Tax Cuts and Jobs Act: Overview of provisions affecting U.S. taxation of foreign operations

Here’s a look at some of the more important elements of the new tax law that have an impact on foreign taxation. In general, they are effective starting in 2018.

Deduction for foreign-source portion of dividends. The new law provides a 100% deduction for the foreign source portion of dividends received from specified 10%-owned foreign corporations by domestic corporations that are 10% shareholders of those foreign corporations. No foreign tax credit is allowed for any taxes paid and accrued as to any dividend for which the deduction is allowed, and those amounts are not treated as foreign source income for purposes of the foreign tax limitation. In addition, if there is a loss on any disposition of stock of the specified 10%-owned foreign corporation, the basis of the domestic corporation in that stock is reduced (but not below zero) by the amount of the allowable deduction.

Sales or exchanges of stock in foreign corporations. Under this new law provision, if a domestic corporation sells or exchanges stock in a foreign corporation held for over a year, any amount it receives which is treated as a dividend for Code Sec. 1248 purposes, will be treated as a dividend for purposes of the deduction for dividends received discussed above. Similarly, any gain recognized by a CFC from the sale or exchange of stock in a foreign corporation that is treated as a dividend under Code Sec. 964 to the same extent that it would have been so treated had the CFC been a U.S. person is also treated as a dividend for purposes of the deduction for dividends received.

Incorporation of foreign branches. Under the new law, if a U.S. corporation transfers substantially all of the assets of a foreign branch to a foreign sub, the transferred loss amount must generally be included in the U.S. corporation’s gross income.

Deemed repatriation. Under the new law, U.S. shareholders owning at least 10% of a foreign sub must include in income for the sub’s last tax year beginning before 2018, the shareholder’s pro-rata share of the undistributed, non-previously-taxed post-1986 foreign earnings of the corporation. The inclusion amount is reduced by any aggregate foreign earnings and profits deficits, and a partial deduction is allowed such that a shareholder’s effective tax rate is 15.5% on his aggregate foreign cash position and 8% otherwise. The net tax liability can be spread over a period of up to 8 years. Special rules apply for S corporation shareholders and for RICs and REITs.

Global intangible low-taxed income (GILTI). Under the new law, a U.S. shareholder of any CFC has to include in gross income its global intangible low-taxed income (GILTI), i.e., the excess of the shareholder’s net CFC tested income over the shareholder’s net deemed tangible income return (10% of the aggregate of the shareholder’s pro rata share of the qualified business asset investment of each CFC with respect to which it is a U.S. shareholder). The GILTI is treated as an inclusion of Subpart F income for the shareholder. Only an 80% foreign tax credit is available for amounts included in income as GILTI.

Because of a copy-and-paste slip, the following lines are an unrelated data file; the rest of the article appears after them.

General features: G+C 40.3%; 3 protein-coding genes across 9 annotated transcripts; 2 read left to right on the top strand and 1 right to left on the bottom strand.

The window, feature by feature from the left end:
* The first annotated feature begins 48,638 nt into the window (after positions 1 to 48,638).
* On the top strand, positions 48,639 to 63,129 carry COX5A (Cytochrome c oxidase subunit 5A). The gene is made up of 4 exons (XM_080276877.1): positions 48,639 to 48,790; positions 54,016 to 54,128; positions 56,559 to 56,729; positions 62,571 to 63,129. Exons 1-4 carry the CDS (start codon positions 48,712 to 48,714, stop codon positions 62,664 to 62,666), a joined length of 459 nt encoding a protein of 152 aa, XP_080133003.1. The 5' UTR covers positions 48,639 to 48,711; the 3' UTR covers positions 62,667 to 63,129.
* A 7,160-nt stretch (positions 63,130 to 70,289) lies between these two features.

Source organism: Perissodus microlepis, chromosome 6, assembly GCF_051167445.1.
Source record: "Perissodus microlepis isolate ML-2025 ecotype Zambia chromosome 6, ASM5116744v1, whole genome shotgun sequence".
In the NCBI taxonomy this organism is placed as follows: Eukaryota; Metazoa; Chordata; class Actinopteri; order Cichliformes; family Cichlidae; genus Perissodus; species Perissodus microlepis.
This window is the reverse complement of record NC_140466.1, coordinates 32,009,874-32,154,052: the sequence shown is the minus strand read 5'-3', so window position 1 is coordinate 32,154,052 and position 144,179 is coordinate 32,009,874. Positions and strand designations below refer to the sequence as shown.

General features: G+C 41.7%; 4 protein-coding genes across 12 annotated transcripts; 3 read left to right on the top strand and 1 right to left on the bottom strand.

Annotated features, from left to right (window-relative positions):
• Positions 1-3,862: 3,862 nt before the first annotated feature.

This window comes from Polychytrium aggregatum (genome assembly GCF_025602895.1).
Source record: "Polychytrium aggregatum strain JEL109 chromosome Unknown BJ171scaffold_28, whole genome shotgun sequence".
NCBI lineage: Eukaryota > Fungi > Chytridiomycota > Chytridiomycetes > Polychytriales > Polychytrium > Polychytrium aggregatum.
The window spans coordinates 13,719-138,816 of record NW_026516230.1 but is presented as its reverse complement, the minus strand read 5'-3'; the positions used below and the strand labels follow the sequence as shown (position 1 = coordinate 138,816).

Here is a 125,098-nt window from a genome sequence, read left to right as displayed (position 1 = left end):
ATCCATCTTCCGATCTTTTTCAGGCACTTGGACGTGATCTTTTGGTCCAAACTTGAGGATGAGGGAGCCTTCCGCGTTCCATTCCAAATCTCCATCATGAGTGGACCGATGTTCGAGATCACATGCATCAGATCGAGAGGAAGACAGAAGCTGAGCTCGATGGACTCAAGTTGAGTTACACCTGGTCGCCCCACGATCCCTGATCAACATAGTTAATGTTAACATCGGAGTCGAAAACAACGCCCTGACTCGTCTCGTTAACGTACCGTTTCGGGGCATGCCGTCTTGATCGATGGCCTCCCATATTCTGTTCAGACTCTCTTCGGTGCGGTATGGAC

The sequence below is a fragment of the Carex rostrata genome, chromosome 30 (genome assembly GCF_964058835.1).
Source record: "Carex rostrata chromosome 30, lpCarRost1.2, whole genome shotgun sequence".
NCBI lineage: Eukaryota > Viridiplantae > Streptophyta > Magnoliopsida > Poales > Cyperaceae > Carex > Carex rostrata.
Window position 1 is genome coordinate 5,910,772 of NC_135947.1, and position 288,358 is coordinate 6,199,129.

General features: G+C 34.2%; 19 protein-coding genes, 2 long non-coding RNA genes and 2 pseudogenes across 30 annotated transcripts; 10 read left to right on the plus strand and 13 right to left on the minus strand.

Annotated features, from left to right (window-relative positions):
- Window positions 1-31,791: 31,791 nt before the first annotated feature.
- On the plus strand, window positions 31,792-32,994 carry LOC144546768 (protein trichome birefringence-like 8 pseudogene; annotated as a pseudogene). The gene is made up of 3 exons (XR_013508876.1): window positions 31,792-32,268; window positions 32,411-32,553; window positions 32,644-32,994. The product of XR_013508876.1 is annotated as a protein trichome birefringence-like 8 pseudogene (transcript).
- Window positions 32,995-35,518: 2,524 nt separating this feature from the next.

Deduction for foreign-derived intangible income and GILTI. Under the new law, in the case of a domestic corporation, a deduction is allowed equal to the sum of (i) 37.5% of its foreign-derived intangible income (FDII) for the year, plus (ii) 50% of the GILTI amount included in gross income, see above. Generally, FDII is the amount of a corporation’s deemed intangible income that is attributable to sales of property to foreign persons for use outside the U.S. or the performance of services for foreign persons or with respect to property outside the U.S. Coupled with the 21% tax rate for domestic corporations, these deductions result in effective tax rates of 13.125% on FDII and of 10.5% on GILTI. The deduction rates are reduced for tax years after 2025.

Subpart F changes. The new law made several changes to the taxation of subpart F income of U.S. shareholders of CFCs. Among other things, the new law expands the definition of U.S. shareholder to include U.S. persons who own 10% or more of the total value (not just vote) of shares of all classes of stock of the foreign corporation. In addition, the requirement that a corporation must be controlled for 30 days before Subpart F inclusions apply has been eliminated.

Base erosion prevention. To prevent companies from stripping earnings out of the U.S. through payments to foreign affiliates that are deductible for U.S. tax purposes, a base erosion minimum tax applies to corporations, other than RICs, REITs, and S corporations, with average annual gross receipts of $500 million or more that made deductible payments to foreign affiliates that are at least 3% (2% in the case of banks and certain security dealers) of the corporation’s total deductions for the year. The tax is structured as an alternative minimum tax and applies to domestic corporations, as well as on foreign corporations engaged in a U.S. trade or business in computing the tax on their effectively connected income.

Other new law provisions limit income shifting via intangible property transfers, deny deductions for related party payments in hybrid transactions or with hybrid entities, and deny qualified dividend status to dividends received by individuals from surrogate foreign corporations. Finally, the new law introduces a series of modifications to the foreign tax credit system, as well as a number of other international reforms.